3. On 28 June 2007, the Military Court of Katanga delivered its verdict in the Kilwa massacre trial. The Court acquitted all defendants, including FARDC soldiers and officers and three foreign employees of the multinational company Anvil Mining, of charges of crime against humanity for rape, murder, looting, arson, arbitrary arrest and complicity in the commission of war crimes, concluding that no massacre had taken place and that the 73 civilians who were allegedly killed were casualties of the fighting.

A MONUC investigation conducted in October 2004 had documented cases of summary executions, rape, arbitrary arrest and detention, torture and looting by FARDC forces led by Colonel Adémar, Commander of the 62nd Brigade at the time, and concluded that virtually no fighting had taken place on 15 October 2004 when FARDC regained control of Kilwa from the secessionist movement which had briefly occupied it the day before.

4. On 20 June 2007, fifty days after the verdict, the Auditeur Militaire Supérieur of Kinshasa filed an appeal against the acquittal by the Kinshasa Military Court of lawyer and former Presidential candidate, Marie-Thérèse Nlandu, and her nine co-defendants on charges of participating in an insurrectionary movement and illegal possession of weapons of war. Me Nlandu was arrested on 21 November by the Special Services of the PNC/Kin Mazière when she went to enquire about the whereabouts of six of her collaborators who had been arrested the day before.

5. On 31 May 2007, a meeting of journalists in Mbuji Mayi, Kasaï Oriental Province, was violently disrupted and subsequently dispersed by a group of policemen. According to an eyewitness testimony, members of the provincial branch of the national association of journalists L’Union Nationale de la Presse Congolaise-(UNPC), were holding an extraordinary meeting at a bar in the town of Mbuji Mayi, to decide on the replacement of the President of that association whom they accused of misappropriation of funds as well as connivance with the national intelligence agency (ANR) and other local authorities.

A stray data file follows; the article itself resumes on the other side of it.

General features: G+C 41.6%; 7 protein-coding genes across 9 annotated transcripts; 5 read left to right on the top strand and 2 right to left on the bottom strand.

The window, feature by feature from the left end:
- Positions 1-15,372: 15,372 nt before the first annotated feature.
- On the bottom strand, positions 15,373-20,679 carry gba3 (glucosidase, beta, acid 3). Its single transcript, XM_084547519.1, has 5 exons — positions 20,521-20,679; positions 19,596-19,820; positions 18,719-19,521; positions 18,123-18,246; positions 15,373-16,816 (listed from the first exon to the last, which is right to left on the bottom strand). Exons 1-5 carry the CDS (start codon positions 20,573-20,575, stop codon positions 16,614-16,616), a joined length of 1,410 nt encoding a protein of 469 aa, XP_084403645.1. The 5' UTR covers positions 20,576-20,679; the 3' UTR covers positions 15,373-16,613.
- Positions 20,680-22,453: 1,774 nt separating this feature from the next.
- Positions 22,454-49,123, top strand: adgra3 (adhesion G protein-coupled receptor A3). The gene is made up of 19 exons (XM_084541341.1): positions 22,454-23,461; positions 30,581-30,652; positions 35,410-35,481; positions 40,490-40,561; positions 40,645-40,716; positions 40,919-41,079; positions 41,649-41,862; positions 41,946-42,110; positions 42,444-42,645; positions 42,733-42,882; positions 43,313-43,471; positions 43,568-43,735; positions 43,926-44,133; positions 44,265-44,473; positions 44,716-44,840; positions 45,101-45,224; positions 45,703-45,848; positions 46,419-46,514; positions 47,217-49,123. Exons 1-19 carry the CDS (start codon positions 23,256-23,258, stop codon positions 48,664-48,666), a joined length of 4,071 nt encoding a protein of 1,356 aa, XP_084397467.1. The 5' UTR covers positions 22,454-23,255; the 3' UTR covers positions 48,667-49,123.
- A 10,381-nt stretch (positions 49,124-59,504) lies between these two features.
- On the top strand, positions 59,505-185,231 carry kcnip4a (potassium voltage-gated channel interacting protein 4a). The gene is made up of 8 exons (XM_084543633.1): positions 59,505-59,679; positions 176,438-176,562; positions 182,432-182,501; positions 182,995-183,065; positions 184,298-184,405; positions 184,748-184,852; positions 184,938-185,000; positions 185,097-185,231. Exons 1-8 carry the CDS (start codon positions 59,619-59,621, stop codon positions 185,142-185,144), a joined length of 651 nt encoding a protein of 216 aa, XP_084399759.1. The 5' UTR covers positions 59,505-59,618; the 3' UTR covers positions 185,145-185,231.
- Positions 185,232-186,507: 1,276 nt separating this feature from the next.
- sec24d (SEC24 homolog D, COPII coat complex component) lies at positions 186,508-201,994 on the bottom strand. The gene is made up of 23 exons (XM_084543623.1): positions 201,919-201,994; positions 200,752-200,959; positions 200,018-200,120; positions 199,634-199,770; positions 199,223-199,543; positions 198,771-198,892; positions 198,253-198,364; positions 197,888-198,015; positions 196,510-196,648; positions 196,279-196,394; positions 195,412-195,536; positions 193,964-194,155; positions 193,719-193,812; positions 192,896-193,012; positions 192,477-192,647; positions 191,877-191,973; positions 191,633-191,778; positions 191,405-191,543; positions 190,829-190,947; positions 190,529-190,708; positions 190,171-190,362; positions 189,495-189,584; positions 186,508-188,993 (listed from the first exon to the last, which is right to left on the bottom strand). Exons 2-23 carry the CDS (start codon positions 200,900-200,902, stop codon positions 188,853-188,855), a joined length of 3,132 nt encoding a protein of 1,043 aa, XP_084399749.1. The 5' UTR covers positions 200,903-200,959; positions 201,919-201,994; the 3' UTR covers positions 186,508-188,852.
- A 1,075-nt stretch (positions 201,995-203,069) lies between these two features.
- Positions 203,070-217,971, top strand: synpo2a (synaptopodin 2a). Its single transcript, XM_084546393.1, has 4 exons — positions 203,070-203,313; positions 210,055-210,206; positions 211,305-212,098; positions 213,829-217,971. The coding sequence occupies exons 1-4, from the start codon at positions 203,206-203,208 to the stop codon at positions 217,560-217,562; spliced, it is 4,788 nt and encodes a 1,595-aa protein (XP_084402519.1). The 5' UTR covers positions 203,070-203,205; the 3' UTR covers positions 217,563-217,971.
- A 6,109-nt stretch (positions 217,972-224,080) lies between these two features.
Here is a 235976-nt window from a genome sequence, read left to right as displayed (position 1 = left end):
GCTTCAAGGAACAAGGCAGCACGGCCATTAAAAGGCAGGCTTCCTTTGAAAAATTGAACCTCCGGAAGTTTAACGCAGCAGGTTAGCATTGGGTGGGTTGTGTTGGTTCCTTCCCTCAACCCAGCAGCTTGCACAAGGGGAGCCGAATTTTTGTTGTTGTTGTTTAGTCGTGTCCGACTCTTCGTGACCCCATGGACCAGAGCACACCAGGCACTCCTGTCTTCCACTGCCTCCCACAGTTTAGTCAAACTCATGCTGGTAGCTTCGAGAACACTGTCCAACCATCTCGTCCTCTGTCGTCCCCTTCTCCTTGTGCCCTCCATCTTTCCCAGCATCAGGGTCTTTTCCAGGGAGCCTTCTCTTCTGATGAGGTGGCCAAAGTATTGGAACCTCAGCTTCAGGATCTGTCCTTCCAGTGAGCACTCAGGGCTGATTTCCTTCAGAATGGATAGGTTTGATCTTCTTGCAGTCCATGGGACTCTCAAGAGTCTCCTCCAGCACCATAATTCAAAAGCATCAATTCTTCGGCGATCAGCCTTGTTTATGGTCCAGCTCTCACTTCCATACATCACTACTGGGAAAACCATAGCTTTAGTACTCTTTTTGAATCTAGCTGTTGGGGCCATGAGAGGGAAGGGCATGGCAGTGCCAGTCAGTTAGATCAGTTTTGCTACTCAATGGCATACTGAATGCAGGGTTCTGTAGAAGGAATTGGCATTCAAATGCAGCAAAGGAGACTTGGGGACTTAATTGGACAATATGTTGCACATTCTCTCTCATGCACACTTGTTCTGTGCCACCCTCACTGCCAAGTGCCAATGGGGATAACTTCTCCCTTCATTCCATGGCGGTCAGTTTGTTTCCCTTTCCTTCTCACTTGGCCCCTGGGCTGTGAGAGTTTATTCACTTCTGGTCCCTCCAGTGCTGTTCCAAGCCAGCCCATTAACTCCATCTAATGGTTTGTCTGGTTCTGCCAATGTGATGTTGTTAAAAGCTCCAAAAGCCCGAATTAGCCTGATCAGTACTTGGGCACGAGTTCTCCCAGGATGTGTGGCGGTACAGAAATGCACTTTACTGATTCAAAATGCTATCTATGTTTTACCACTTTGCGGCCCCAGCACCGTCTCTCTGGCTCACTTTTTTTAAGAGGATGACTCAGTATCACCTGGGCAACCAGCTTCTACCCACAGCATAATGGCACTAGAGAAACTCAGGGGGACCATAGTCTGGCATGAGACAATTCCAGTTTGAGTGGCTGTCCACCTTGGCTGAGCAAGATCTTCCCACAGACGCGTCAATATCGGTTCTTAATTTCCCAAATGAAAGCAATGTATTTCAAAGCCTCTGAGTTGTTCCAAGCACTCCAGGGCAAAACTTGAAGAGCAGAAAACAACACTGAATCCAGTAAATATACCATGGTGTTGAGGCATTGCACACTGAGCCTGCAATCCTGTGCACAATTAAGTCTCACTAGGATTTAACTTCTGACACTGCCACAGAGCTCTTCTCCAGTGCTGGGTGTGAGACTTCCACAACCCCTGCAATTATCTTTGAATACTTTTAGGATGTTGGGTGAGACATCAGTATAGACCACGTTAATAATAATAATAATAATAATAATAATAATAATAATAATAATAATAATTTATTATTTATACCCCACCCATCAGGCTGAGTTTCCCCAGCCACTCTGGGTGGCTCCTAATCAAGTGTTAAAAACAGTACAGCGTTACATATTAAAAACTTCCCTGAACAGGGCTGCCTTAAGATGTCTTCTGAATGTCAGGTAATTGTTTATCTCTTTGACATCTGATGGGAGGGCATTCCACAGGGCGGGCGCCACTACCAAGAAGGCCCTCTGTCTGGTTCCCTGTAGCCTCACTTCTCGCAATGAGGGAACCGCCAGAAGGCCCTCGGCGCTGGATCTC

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A group of policemen, allegedly sent by the Governor, disrupted the meeting and ordered the members to vacate the bar. The members refused because, according to them, they had duly informed the local authorities of the meeting. The police commander then ordered his men to forcefully remove the members. In the ensuing confusion, several journalists were beaten and manhandled by the police. One journalist was severely struck on the head and had to be admitted to a local hospital. Others lost mobile phones, cameras and Dictaphones.

6. On 18 June 2007, the Bunia Military Court delivered its verdict in the case of 17 FARDC soldiers who were tried for their participation in the 11-12 January 2007 mutiny in Bunia. The 17 defendants were given sentences ranging from 10 to 20 years in prison for looting, failure to observe military regulations (violation de consigne) and squandering of ammunitions (dissipation de munitions) and also expelled from the FARDC.

The Court also ordered them to pay, in conjunction with the State, a total of $98,000 in damages to the victims (ranging from $800 to $7,000 per victim) as well as the restitution of the looted items. At least five women were allegedly raped during the events but the Military Prosecutor considered that there was insufficient evidence to sustain the rape charges.